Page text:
"National Security Brief: November 10, 2011"
— On the eve of Veterans Day, USA Today reports that, contrary to the Department of Veterans’ Affairs assertions, about one third of veterans’ hospitals do not meet targets for the prompt care of mental health issues among former service members.
— Russia and China dismissed calls for new U.N. sanctions against Iran and the Russian foreign ministry characterized the IAEA report as “a compilation of well-known facts that have intentionally been given a politicized intonation.”
— An Israeli official said European leaders are taking an “approach of appeasement” on Iran’s nuclear program, referring to British Prime Minister Neville Chamberlain’s diplomacy with Adolf Hitler in the 1930s. “I do see this approach of appeasement by the Europeans,” Israel’s minister of national infrastructure Uzi Landau said, “Yes, I do.”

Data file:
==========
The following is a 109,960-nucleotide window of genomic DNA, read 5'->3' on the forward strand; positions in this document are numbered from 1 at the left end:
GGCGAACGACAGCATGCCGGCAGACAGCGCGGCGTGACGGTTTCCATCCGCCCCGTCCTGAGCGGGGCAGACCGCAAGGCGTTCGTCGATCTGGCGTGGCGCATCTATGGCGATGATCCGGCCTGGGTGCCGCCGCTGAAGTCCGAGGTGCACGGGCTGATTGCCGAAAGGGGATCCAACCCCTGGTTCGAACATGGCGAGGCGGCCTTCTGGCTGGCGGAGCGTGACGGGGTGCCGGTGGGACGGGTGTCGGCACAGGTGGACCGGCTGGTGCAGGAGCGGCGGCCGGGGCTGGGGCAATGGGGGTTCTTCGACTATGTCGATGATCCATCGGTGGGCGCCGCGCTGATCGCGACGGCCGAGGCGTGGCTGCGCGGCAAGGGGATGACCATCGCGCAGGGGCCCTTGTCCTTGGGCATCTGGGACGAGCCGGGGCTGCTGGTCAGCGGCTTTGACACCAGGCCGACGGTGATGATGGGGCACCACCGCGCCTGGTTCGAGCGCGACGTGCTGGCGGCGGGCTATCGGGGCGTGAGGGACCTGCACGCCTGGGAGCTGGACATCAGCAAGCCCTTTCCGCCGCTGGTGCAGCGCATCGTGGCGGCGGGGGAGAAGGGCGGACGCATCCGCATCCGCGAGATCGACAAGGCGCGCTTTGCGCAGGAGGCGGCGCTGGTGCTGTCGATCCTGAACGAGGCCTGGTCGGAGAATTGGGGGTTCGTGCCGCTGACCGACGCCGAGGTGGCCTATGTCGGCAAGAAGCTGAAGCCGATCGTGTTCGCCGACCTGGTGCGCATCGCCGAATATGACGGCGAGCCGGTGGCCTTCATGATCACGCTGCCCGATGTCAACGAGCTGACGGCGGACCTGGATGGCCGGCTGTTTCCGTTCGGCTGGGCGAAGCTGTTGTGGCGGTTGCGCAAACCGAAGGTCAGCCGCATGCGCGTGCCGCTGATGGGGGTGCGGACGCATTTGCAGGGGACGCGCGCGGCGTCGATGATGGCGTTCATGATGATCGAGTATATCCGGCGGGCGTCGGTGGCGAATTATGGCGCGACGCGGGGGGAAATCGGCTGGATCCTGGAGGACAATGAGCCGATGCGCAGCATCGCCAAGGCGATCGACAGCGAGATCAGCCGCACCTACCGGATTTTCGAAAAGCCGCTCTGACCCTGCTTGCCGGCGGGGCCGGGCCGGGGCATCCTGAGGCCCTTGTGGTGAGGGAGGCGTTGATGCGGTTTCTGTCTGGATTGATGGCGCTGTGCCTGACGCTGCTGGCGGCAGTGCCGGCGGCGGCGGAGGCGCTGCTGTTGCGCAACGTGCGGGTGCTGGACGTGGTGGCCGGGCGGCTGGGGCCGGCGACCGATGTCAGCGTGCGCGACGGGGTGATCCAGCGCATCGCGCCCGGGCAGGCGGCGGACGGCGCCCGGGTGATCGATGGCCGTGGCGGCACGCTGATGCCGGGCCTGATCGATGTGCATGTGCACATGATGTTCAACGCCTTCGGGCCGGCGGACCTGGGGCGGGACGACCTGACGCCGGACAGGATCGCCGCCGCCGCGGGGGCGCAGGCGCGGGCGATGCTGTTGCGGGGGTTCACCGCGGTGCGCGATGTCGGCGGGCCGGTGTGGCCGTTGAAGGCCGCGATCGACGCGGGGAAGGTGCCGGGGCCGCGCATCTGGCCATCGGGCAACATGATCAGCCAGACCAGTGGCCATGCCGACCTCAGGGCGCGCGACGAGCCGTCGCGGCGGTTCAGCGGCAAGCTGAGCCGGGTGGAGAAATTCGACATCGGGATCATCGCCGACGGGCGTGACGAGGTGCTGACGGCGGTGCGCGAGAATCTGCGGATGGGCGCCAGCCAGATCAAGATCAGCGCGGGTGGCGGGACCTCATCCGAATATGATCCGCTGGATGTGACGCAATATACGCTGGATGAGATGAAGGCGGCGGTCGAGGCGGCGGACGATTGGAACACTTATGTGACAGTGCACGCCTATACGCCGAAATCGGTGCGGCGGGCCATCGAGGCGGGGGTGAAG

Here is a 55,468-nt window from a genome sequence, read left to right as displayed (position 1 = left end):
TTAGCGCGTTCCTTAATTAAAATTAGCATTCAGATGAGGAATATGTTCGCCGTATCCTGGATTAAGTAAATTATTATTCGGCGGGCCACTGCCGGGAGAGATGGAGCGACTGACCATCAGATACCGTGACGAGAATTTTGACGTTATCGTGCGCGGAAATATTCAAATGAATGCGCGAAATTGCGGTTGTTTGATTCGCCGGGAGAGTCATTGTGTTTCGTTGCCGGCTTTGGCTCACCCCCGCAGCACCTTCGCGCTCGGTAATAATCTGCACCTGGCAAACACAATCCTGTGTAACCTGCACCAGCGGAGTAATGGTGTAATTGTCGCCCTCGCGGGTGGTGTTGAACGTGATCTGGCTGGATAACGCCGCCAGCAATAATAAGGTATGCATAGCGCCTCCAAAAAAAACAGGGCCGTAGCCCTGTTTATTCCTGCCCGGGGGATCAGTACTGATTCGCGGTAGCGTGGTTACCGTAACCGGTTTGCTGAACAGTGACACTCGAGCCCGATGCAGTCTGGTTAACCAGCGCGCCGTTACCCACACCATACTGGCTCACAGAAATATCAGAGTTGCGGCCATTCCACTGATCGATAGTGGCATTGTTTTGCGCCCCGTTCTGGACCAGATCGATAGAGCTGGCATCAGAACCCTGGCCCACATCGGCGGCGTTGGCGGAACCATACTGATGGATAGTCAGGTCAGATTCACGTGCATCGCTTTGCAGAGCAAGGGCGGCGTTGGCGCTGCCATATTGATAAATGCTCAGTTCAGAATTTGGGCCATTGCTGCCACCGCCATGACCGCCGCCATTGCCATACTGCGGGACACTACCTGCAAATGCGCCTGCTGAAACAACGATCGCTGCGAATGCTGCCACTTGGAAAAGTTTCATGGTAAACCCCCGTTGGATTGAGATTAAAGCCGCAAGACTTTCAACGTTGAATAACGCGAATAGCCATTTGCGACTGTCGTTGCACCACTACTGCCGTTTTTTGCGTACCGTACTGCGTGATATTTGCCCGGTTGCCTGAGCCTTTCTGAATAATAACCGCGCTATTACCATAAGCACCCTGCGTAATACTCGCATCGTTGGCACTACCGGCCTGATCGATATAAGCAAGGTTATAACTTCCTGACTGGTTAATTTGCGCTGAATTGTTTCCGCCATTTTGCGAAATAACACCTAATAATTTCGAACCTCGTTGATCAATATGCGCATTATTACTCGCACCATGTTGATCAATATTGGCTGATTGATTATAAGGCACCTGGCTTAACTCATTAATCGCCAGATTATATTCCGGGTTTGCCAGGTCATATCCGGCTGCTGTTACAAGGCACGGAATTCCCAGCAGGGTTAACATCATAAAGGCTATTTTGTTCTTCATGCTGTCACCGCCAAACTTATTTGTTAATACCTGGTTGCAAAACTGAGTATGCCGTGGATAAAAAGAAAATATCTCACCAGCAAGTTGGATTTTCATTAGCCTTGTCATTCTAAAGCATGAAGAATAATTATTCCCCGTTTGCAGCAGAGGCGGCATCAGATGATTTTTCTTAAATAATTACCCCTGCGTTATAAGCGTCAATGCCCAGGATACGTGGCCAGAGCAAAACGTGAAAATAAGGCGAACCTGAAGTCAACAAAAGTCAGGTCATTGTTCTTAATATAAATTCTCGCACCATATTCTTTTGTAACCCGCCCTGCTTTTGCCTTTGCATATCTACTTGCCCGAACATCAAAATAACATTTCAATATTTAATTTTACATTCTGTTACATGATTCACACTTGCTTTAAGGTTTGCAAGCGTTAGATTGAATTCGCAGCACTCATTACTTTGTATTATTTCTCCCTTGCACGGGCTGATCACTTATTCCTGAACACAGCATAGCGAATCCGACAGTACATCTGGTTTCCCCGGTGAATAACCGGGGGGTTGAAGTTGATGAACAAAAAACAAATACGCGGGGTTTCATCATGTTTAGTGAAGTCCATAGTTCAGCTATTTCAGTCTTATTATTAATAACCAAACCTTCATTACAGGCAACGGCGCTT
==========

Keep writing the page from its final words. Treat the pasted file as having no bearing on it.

— The Syrian opposition, amid fractures over whether to engage in dialogue with the government or even the Arab League, said it supported sending international observers to document the brutal crackdown in Syria while opposing foreign military intervention.
— U.N. human rights chief Navi Pillay said yesterday that an increasing number of Syrian soldiers are defecting to the opposition, raising the risk of a Libyan-style civil war in Syria.
— As part of a strategy to re-focus on Asia-Pacific security, the U.S. announced a deal that allows a permanent U.S. military presence in Australia.
— Air Force officials acknowledge that, from 2003 to 2008, the Dover Air Force Base mortuary disposed of portions of troops’ remains by cremating them and dumping the ashes in a landfill.
— Al-Qaeda in the Islamic Maghreb (AQIM) said it acquired weapons from Muammar Qaddafi’s arsenal and experts speaking to AFP say AQIM has obtained surface-to-air missiles.